Commerce Department Inspector General Todd Zinser said his office was not notified of the breach until Nov. 4, well after he believes the hack occurred. He said that, this was a violation of agency policy requiring any security incident to be reported to his office within two days of discovering the problem. “We’re in the process of looking into the matter, including why NOAA did not comply with the requirements to notify law enforcement about the incident,” Zinser said.

String of intrusions

The admission of the weather network hack by NOAA comes on the heels of another hack, this  one into the US Postal service that compromised data of nearly a million employees. NOAA officials also would not say whether the attack removed material or inserted malicious software in its system, which is used by civilian and military forecasters in the U.S. and also feeds weather models at the main centers for Europe and Canada. The attack on NOAA joins a spate of cyber espionage on federal systems revealed recently including an attack suspected from Russia that breached unclassified White House computer networks.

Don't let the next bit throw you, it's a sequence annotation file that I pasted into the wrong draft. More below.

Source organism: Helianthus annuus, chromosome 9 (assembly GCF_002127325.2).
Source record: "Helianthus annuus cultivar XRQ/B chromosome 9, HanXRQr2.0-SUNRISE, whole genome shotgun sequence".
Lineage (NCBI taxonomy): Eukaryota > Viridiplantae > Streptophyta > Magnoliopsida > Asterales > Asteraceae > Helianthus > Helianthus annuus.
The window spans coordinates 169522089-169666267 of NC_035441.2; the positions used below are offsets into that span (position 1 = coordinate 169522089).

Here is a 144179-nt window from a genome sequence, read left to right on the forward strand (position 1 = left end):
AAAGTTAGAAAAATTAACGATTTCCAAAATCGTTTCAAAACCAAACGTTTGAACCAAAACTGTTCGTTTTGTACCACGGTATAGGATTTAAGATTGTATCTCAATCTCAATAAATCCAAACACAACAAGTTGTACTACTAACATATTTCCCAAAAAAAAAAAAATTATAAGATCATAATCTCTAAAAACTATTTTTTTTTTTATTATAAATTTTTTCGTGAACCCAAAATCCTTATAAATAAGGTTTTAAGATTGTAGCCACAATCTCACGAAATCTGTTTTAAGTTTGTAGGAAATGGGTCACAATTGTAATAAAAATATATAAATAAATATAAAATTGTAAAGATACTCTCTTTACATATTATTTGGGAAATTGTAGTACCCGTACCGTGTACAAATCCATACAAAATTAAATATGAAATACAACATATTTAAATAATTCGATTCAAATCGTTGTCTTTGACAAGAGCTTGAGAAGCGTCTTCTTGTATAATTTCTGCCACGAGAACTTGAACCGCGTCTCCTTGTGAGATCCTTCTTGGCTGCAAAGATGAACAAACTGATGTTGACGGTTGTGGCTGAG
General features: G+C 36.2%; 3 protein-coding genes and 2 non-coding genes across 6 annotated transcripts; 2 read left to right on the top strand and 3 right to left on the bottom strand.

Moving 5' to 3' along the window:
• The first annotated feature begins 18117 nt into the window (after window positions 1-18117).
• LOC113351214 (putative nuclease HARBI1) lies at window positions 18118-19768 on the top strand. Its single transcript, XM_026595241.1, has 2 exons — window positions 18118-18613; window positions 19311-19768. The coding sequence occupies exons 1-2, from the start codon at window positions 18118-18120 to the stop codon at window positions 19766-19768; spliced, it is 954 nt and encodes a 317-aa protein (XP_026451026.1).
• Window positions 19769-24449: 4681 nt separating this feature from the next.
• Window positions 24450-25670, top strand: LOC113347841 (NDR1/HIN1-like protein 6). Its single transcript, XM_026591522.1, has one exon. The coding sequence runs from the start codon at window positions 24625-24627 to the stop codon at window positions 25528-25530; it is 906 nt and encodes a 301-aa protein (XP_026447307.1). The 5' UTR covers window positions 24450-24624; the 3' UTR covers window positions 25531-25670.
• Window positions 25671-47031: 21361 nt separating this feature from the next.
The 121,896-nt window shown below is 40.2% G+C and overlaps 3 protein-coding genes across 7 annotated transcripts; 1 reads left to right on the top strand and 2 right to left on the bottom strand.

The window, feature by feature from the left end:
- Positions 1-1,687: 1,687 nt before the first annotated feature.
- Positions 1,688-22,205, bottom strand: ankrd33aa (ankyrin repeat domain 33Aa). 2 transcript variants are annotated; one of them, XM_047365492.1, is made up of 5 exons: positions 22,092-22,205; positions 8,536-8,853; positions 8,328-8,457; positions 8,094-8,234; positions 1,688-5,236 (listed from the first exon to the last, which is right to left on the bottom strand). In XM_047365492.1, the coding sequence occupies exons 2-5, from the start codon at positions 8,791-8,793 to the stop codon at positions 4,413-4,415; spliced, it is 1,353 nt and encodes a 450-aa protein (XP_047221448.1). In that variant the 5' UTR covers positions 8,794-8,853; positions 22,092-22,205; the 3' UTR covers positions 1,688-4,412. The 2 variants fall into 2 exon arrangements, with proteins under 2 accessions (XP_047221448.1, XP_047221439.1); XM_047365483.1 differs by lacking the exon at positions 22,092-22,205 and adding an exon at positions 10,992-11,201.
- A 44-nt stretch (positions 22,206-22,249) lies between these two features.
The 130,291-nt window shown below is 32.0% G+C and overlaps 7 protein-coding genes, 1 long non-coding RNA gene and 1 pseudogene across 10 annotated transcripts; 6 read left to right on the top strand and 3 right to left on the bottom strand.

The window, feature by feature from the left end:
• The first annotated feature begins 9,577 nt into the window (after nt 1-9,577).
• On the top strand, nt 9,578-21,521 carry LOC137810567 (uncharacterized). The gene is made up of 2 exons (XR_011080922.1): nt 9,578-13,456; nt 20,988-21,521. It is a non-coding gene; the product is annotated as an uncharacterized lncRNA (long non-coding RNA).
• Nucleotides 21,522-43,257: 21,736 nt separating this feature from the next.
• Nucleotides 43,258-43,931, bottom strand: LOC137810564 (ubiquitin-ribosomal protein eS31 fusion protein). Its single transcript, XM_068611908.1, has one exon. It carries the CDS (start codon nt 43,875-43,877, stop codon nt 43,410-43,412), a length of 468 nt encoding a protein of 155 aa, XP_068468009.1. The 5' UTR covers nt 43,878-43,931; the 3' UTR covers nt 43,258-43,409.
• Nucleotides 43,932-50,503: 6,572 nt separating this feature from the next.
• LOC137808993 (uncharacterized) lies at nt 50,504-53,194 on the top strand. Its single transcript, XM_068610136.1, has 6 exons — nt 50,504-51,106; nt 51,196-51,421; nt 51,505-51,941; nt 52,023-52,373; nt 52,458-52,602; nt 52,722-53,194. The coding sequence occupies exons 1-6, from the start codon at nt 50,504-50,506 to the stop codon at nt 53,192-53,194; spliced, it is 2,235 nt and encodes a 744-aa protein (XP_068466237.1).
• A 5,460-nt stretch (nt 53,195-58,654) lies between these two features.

NOAA’s National Ice Center Web Site also was down for a week in late October. The center is a partnership with the U.S. Navy and U.S. Coast Guard to monitor conditions for navigation and possible military usage. The two-day outage skewed the accuracy of National Weather Service long-range forecasts slightly. Experts in the know compare the security used by the NOAA to securing a house with just a thin door.

The working of Weather network

Weather satellites orbit hundreds to thousands of miles above the Earth and offer continuous views of weather systems such as hurricanes, thunderstorms and cold fronts while also measuring temperature and moisture at different altitudes –all crucial bits that get fed into prediction models. To get that information to the public, NOAA makes satellite data and imagery available through the Web as well as file transfer networks for downloads. NOAA satellites “provide critical data for forecasts and warnings that are vital to every citizen and to our economy as a whole,” NOAA Administrator Kathryn Sullivan said a year ago.

About the hack